By Jeff Cummings

       Jeff Cummings

As in the past, the Ghosts of Christmas Past and Future for transportation will reappear at the state Capitol in January as the General Assembly convenes. As in the classic story “A Christmas Carol” by Charles Dickens, the specter of Christmas Past will pay a visit and reflect on previous failed legislative sessions where promises were made to address our growing transportation issues that are now moving toward a crisis stage.

The specter of the past will share visions from the prior five years, showing legislators conducting similar debates and hearings, making almost identical speeches and statements, spending endless hours in committee meetings, reviewing innumerable special reports of our transportation needs and financial shortfalls, and considering numerous bills and proposed solutions, only for all of them to be heaped on the bonfire of failure. As in the past, the final act in the play will be legislators placing blame on the other party for the lack of action.

At the same time, the Ghost of Christmas Future will also materialize. Only this time, he will share an even darker future for the state showing even more congested roadways with longer commute times, further deterioration of our roadways and bridges, and more accidents associated with a lack of adequate funding for the infrastructure. The ghost will show a bleak future, 20 years from now, where our state population has grown by 48 percent, overall traffic has risen by 64 percent and traffic delay for the average commute will have increased by 30 minutes.

Can we, like Scrooge, have a happy ending and avoid this dismal future of clogged highways, potholes, deteriorating bridges and the like? The definitive answer is yes, but it will require strong leadership and bold action on the part of both parties in the General Assembly as well as an engaged Governor to forge consensus on a funding measure to go to the voters.

To accomplish this goal, let me offer some suggestions to our legislators.

First, rather than spending hours in meetings discussing whether a transportation problem exists and to what extent, acknowledge one does because the rest of the public knows it. Numerous polls over the years reflect our roadways and bridges as a top concern for voters. The public wants action and answers rather than more analysis on a problem that they deal with daily and one that has already been studied too long.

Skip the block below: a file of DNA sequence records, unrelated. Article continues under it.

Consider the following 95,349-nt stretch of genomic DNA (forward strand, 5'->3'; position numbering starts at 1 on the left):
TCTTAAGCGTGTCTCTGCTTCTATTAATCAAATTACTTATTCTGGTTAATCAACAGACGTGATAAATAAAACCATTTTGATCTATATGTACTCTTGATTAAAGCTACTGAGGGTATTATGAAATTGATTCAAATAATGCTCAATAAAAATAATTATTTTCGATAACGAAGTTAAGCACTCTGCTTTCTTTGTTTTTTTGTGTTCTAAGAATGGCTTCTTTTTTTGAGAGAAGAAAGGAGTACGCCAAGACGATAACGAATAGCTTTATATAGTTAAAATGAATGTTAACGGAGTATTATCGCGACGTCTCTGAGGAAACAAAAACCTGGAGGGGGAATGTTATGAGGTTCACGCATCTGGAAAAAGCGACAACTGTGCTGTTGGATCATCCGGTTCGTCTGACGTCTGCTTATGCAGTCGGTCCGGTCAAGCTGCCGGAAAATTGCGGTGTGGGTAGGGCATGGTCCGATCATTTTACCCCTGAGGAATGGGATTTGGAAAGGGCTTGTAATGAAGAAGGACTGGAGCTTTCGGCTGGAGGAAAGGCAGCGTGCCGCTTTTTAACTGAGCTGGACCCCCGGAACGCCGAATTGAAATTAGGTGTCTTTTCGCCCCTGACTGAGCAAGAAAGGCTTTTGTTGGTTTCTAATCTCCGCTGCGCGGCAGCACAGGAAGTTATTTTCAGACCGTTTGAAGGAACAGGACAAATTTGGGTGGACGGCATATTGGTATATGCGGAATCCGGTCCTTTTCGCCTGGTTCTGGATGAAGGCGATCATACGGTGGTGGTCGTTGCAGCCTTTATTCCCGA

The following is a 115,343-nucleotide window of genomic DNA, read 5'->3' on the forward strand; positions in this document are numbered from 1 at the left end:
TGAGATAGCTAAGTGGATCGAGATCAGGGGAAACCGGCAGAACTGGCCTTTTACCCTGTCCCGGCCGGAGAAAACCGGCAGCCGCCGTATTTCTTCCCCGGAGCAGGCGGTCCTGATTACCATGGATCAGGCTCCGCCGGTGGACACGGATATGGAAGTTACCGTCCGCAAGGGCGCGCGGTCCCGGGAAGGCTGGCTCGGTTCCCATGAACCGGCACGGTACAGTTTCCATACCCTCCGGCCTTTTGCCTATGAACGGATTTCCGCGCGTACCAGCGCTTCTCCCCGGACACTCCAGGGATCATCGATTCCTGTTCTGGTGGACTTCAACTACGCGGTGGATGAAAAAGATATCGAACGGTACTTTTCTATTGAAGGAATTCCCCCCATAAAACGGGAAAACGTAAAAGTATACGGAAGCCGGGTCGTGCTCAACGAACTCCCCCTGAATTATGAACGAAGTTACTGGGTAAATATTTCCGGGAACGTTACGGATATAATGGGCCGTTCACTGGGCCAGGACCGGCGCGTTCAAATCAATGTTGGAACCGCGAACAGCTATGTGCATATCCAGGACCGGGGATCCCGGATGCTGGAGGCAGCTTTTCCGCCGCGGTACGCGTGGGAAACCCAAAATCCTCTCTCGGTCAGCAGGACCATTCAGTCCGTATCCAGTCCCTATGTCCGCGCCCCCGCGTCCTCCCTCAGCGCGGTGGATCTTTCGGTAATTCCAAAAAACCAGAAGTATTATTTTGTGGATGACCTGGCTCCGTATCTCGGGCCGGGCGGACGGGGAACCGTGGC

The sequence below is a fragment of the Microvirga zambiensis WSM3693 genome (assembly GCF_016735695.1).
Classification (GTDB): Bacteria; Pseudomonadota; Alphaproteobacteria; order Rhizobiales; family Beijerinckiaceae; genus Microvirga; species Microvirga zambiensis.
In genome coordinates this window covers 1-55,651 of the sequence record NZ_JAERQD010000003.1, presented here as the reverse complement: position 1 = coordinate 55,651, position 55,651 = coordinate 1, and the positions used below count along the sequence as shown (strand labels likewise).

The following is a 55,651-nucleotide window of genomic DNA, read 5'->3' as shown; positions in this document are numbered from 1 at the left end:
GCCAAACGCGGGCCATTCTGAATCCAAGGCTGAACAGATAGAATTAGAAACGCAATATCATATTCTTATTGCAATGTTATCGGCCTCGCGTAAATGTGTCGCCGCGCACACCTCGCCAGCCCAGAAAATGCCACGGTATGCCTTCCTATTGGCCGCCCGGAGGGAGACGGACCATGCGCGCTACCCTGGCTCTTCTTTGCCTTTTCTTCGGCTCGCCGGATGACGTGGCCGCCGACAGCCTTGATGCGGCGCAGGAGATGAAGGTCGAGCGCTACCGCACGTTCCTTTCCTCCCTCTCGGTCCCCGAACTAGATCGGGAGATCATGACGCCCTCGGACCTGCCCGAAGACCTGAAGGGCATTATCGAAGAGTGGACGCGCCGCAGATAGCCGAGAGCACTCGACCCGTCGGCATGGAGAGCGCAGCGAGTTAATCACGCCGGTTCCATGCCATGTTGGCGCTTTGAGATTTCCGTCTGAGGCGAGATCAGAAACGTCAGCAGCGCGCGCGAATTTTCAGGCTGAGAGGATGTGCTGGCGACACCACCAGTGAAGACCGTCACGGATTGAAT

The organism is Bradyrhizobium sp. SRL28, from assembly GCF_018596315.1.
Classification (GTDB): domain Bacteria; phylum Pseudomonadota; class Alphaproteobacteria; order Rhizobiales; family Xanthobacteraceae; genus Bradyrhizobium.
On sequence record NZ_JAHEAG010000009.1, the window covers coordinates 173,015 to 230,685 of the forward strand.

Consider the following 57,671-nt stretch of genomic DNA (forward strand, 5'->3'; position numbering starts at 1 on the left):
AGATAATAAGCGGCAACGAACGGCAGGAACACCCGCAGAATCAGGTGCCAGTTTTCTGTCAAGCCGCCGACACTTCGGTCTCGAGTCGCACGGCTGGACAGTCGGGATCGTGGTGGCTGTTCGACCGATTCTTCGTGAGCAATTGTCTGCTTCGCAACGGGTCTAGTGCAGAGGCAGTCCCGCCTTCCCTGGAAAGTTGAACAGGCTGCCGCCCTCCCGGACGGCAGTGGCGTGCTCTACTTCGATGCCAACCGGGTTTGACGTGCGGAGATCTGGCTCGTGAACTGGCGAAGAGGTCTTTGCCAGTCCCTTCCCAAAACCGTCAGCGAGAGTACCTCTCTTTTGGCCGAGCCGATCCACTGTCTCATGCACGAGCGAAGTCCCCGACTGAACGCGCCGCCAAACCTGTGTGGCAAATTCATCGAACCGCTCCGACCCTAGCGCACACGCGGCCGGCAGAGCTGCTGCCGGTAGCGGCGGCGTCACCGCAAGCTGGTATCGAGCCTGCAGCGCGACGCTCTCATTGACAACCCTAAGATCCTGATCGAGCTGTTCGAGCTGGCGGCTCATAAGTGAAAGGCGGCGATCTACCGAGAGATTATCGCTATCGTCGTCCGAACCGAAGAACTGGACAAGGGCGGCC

Second, conduct the discussions and hearings without political posturing while also avoiding politically charged statements, which only create barriers rather than a path to a solution.

Third, spend less time telling us about what is wrong about the opposition’s proposed ideas and their motives and more time seeking common ground and a solution that both parties can buy into.

Fourth, resist the temptation of taking the easy road of another quick, interim fix which may give the appearance of progress but fails to address the longer-term problem. Budget gimmicks and short term infusions of money do little but kick this can down the road for another year.

Fifth, act boldly and craft a proposal that provides a real solution and addresses not only today’s needs but also the demands of the future that will allow for greater mobility for our citizens as well as our businesses to be competitive on a national and international basis. It’s important not to underestimate the public’s understanding of our transportation needs or their willingness to pay more, if needed, to obtain a better and safer transportation system.

Finally, remember that you have been elected as a state representative who’s charge is the best interests of the state. Don’t be swayed by the naysayers nor be too affected by special interest groups or polls. As witnessed in the recent presidential election, the polls aren’t always a good reflection of people’s true feelings.

Much like Scrooge choosing a better future, the Legislature and governor can change the outcome of this story by coming together and crafting a solid transportation package and hopefully avoiding this year’s legislative session being “déjà vu all over again,” as Yogi Berra would say.

Jeff Cummings is president and CEO of Duffy Crane and Hauling, one of Colorado’s oldest companies. He is a past chairman and current director of the Colorado Motor Carriers Association, which represents more than 600 companies involved in trucking in Colorado.